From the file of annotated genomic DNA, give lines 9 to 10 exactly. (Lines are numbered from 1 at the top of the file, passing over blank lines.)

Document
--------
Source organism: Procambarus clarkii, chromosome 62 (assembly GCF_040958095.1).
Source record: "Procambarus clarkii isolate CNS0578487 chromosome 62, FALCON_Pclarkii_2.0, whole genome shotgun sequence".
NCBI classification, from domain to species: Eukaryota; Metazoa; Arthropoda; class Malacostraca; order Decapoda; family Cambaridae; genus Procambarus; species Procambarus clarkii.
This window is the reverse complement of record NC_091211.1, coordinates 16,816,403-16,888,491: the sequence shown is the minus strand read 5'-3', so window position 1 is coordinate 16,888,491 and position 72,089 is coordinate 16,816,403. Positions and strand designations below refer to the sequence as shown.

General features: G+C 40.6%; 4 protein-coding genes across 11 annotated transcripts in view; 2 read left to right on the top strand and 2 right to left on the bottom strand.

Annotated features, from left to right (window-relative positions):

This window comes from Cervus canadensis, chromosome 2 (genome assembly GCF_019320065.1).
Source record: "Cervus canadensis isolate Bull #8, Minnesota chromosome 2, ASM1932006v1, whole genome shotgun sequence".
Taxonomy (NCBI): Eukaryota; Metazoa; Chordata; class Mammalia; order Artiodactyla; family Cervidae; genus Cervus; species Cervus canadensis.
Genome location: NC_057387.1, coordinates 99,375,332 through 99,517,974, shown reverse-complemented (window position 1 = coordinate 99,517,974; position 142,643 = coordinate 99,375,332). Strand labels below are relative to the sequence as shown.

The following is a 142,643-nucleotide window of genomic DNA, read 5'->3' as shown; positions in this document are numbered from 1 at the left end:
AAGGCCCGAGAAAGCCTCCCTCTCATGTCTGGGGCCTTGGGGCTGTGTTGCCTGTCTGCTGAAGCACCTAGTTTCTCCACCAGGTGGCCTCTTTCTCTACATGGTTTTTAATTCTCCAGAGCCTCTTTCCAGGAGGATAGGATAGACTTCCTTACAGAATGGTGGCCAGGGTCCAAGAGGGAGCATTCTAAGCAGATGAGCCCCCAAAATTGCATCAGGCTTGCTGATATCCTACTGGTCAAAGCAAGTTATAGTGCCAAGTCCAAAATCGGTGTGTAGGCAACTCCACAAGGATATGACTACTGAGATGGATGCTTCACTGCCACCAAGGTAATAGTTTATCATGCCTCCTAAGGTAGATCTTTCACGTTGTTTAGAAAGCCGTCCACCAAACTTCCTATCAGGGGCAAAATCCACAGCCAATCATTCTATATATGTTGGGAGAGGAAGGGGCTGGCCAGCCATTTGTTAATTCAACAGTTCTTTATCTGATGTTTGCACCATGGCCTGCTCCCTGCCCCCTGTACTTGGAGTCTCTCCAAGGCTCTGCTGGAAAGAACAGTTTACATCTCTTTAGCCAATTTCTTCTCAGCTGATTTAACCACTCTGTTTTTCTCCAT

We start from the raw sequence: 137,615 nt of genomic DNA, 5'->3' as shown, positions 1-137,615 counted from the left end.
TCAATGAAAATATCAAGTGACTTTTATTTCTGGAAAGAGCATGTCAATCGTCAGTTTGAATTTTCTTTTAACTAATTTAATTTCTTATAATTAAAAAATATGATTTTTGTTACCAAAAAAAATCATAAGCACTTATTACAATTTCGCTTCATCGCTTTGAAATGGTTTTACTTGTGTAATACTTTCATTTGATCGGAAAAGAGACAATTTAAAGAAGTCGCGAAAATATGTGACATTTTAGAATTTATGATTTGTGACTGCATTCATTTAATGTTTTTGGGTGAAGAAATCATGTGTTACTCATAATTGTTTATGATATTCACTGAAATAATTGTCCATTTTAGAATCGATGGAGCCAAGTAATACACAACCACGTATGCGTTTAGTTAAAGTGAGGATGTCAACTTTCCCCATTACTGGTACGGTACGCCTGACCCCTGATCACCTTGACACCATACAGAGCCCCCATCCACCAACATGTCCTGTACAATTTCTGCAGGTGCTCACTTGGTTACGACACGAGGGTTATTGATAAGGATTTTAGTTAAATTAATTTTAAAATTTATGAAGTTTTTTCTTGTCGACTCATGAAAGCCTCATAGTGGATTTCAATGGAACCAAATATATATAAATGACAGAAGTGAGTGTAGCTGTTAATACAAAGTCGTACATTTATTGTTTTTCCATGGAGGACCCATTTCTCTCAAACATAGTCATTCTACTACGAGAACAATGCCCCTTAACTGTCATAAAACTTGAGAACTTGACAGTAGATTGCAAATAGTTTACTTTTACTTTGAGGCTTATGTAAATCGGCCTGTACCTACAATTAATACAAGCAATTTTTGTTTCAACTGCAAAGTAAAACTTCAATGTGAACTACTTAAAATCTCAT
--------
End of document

Taxonomy (NCBI): Eukaryota; Metazoa; Chordata; class Mammalia; order Artiodactyla; family Cervidae; genus Cervus; species Cervus canadensis.
Genome location: NC_057387.1, coordinates 99,375,332 through 99,517,974, shown reverse-complemented (window position 1 = coordinate 99,517,974; position 142,643 = coordinate 99,375,332). Strand labels below are relative to the sequence as shown.